In response to the WBC's plans early today, Anonymous tweeted, "It's so nice of #WBC to provide the internet with a list of their twitter handles..." Roughly one hour later, they revealed their plans for the WBC: "#WBC GodHatesFags Site Admin gets #DOX'd via: Anonymous." DOX, of course, refers to the work Anonymous did to find and publish a list of WBC members complete with e-mails, phone numbers, and even home addresses—all for the adoring public to access.
In addition to the DOXing, Anonymous has repeatedly promoted a whitehouse.org petition to have the WBC recognized legally as a hate-group. The petition was created on Friday and it has already doubled the required 25,000 signatures.
Anonymous sets sights on an old enemy—the Westboro Baptist Church [Nathan Mattise/Ars Technica]

Ten Nonviolent Ways to Thwart a Westboro baptist cult Protest

The infamous Westboro baptist cult (WBC) has announced their intention to demonstrate at Sandy Hook Elementary School, where 27 young students and school staff members were killed Friday. The WBC has garnered plenty of publicity over the years for their tactics. Adrienne Crezo rounded up the stories of how people band together to counter-protest the WBC, from human shields to fundraisers to creative ridicule.

Read about them at mental_floss.

Of course if none of them work then the good old method(s) of caving their skulls in with a heavy, blunt object always works.

Did you know ...

That a NY Demoractic rep: the NRA is an enabler of mass murder

That water was found on mercury

That the war on women rages on

Here's 10 characters whose genders were swapped in production

The sad truth is ...

All 31 pro-gun Senators refused to go on Meet the Press Sunday

If they’re so afraid, maybe next time they should ask NBC if they can bring their guns.

For men and women (more likely, men) who like to play with guns, not a lot of balls in this crowd.
From the executive producer of NBC’s Sunday morning show, Meet the Press:
meet the press 3 gun senators refuse to go on

Politico reports that MTP host David Gregory noted the same thing:
boy with gun kid child

“A note here this morning: We reached out to all 31 pro-gun rights senators in the new congress to invite them on the program to share their views on the subject this morning,” he said. ”We had no takers.” If they’re so afraid, maybe next time they should ask NBC if they can bring their guns.
I’ve been Googling around but can’t find a list of the 31 pro-gun Senators.  Anyone?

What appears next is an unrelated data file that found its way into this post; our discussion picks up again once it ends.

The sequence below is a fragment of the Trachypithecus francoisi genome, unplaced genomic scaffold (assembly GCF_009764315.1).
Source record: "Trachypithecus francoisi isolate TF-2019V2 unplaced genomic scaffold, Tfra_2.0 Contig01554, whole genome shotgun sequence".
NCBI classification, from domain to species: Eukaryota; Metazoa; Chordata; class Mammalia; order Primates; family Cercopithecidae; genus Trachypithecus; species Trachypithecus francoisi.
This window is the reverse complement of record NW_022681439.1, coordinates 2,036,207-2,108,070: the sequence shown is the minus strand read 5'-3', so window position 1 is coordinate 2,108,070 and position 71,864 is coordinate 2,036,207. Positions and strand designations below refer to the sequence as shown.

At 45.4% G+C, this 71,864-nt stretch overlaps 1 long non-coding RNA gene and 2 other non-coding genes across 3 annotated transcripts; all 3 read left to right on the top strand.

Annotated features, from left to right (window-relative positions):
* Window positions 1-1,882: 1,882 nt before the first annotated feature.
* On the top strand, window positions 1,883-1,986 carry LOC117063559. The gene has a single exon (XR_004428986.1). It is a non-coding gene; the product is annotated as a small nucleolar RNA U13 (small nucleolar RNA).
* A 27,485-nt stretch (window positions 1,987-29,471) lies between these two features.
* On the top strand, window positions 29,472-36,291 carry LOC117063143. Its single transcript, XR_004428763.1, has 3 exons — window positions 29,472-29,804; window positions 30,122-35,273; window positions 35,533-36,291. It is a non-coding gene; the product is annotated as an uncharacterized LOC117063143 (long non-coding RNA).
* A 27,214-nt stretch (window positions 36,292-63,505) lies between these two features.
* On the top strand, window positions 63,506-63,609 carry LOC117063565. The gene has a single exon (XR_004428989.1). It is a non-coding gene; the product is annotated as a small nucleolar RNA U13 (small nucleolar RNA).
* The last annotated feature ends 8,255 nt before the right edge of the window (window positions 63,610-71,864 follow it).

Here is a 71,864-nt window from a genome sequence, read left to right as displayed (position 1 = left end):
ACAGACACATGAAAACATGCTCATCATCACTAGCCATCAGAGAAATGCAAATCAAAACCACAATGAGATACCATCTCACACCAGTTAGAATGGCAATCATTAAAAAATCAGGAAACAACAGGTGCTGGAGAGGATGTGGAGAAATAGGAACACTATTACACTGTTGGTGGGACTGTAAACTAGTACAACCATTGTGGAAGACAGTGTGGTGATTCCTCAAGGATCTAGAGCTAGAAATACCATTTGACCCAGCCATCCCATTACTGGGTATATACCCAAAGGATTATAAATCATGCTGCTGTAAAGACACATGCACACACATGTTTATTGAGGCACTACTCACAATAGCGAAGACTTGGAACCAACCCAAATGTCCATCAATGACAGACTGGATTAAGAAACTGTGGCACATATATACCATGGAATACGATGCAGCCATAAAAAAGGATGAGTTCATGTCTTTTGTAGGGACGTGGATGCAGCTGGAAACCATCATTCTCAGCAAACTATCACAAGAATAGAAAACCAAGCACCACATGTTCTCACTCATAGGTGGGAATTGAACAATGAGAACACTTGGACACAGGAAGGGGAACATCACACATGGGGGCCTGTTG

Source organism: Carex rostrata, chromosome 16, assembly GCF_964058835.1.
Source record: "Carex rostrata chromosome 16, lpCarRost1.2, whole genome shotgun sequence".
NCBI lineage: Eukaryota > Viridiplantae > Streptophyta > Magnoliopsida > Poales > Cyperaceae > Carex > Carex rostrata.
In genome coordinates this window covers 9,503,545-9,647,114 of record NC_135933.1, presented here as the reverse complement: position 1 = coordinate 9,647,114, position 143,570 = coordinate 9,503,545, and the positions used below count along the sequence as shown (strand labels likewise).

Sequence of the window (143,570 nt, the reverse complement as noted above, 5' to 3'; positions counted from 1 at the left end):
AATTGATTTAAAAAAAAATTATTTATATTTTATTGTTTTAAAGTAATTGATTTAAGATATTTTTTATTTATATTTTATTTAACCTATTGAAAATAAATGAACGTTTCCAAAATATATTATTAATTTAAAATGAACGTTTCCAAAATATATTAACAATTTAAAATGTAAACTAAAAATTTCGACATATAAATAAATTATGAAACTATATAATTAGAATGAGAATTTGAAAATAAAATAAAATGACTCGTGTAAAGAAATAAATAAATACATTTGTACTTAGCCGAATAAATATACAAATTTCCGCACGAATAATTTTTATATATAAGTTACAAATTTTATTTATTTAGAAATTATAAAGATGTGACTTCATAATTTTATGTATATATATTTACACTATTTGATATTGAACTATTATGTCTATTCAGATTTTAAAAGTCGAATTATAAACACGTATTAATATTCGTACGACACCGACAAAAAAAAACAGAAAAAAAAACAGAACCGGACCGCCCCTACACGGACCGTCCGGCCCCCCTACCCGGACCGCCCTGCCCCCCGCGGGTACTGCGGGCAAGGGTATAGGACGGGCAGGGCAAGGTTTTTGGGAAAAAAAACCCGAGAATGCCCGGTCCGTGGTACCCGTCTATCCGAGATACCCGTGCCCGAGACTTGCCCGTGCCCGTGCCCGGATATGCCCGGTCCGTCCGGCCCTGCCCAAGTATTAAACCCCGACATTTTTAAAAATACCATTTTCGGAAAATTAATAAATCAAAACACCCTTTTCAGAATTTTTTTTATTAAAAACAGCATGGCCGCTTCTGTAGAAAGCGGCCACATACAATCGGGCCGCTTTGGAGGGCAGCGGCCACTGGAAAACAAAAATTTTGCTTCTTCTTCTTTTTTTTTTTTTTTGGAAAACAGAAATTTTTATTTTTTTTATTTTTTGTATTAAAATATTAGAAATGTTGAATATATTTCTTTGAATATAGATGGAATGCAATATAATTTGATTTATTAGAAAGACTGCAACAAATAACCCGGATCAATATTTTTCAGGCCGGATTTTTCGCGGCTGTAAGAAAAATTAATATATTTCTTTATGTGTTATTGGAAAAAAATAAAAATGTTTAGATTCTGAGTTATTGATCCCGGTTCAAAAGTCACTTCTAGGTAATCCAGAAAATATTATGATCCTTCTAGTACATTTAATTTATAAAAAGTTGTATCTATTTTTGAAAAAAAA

Okay have a few names so far. Not complete yet though:
NRA “A” Rated Senators in 2012 Cycle:
1.) John Barasso (A) – NRA Endorsed
2.) Bob Corker (A) – NRA Endorsed
3.) Ted Cruz (A+) – NRA Endorsed
4.) Joe Donnelly (A)
5.) Deb Fischer (A) – NRA Endorsed
6.) Jeff Flake (A) – NRA Endorsed
7.) Orrin Hatch (A+) – NRA Endorsed
8.) Heidi Heitkamp (AQ)
9.) Dean Heller (A) – NRA Endorsed
10.) Joe Manchin (A) – NRA Endorsed
11.) Jon Tester (A-)
12.) Roger Wicker (A+) – NRA Endorsed

Why is the US so much more violent than Europe?

While there may or may not be a link between kids who watch violent TV shows or movies or play violent video games, it still can’t explain why these events happen so much more often in the US than the rest of the world. If I was to go to the local movie theater, I would see pretty much the same list of films here in France that US viewers will have available. Same goes for TV shows and the same applies to video games.While Faux News-loving Joe Lieberman is talking about needing to require regulations on the industry to tone down violence and Tom “I’d like to scare the daylights out of you with false terror warnings” Ridge is blaming violent video games, neither can explain how or why this is primarily a US problem. Because it is.
Here’s a map of the world with violent mass shootings. Yes, there have been plenty of problems around the world but you can’t help but notice the concentration of events in the US.
Mass Shootings around the world
Mass Shootings around the world Every country has problems, but in the case of the US, There’s a sick gun fetish. Even worse, there is a large part of the political class that protects this illness. I’ve lived overseas for a long time and have traveled quite extensively across six continents so I can see how the US differs from other countries.
Even in South Africa, which also has a serious problem with violence, the number of mass shootings doesn’t compare to the US. There’s no shortage of violence there, but you generally don’t see individuals shooting hundreds of rounds of ammo in a few minutes and killing dozens of people.
Semi Automatic Rifles via Shutterstock 
In France, yes there is violence, but it’s so incredibly unusual to hear of a shooting death. I can walk the streets of Paris at night and not wonder if I’m going to be held up at gunpoint or be shot just because. While I may be afraid of bad drivers, I’m not afraid of being shot.
When I lived in Baltimore, I had to stop watching the nightly death report, also known as the 11PM news. I was always on guard and wondered about crazy people with guns. I’ve never liked the idea of hunting for myself, but have never cared about people owning hunting rifles, who actually hunt.